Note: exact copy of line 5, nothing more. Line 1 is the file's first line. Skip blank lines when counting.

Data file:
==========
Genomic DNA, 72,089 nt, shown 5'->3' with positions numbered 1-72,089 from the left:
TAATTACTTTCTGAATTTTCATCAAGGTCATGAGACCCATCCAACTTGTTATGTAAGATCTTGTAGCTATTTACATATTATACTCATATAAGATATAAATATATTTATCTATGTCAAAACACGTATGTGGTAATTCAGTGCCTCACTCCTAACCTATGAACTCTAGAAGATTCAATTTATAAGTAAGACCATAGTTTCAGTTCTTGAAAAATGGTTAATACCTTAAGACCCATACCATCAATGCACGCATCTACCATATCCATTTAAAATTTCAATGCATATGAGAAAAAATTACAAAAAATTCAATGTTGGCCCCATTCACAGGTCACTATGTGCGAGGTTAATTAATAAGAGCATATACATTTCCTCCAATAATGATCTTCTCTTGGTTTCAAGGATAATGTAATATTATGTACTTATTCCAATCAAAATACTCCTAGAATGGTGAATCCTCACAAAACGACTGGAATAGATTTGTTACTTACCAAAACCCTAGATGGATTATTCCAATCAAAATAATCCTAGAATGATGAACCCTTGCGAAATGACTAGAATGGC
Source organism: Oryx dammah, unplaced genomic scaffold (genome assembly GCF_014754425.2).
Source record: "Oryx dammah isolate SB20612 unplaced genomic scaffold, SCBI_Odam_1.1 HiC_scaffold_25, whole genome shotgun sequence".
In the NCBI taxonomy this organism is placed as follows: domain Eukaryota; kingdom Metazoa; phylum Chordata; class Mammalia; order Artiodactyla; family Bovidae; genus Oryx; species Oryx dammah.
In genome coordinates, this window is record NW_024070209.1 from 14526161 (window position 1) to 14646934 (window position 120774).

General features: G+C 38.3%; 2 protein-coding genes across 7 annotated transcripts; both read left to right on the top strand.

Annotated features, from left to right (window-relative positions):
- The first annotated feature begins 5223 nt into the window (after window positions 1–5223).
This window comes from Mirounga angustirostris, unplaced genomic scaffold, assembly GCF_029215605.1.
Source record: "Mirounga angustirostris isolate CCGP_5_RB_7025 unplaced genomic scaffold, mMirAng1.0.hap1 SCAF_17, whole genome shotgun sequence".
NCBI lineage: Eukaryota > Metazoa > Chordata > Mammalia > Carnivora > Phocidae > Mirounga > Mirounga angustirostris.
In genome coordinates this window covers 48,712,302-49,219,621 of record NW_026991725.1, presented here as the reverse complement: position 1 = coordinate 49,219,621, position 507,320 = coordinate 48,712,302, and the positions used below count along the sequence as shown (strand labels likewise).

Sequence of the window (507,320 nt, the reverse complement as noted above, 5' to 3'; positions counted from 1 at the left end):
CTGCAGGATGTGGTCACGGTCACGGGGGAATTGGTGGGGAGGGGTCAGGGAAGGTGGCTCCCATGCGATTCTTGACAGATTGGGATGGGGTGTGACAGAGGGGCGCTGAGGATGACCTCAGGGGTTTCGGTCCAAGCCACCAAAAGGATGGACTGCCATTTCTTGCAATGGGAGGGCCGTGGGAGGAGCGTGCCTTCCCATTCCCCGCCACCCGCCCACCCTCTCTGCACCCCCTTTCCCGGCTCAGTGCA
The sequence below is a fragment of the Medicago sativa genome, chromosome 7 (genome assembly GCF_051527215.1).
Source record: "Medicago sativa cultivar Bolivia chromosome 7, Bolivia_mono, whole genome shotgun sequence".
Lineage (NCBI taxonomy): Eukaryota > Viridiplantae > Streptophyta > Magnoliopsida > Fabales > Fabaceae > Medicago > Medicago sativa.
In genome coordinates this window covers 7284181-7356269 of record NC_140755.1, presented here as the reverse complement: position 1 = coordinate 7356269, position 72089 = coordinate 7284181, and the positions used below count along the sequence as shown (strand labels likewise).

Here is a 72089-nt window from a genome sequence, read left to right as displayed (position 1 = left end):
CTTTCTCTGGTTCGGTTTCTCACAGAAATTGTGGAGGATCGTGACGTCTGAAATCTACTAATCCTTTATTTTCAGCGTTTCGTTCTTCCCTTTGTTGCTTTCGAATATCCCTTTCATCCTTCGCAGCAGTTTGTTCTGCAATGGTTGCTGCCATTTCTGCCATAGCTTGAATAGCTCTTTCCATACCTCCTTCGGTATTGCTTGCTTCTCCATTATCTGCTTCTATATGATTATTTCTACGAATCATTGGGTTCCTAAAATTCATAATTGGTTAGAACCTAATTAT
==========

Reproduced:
In the NCBI taxonomy this organism is placed as follows: domain Eukaryota; kingdom Metazoa; phylum Chordata; class Mammalia; order Artiodactyla; family Bovidae; genus Oryx; species Oryx dammah.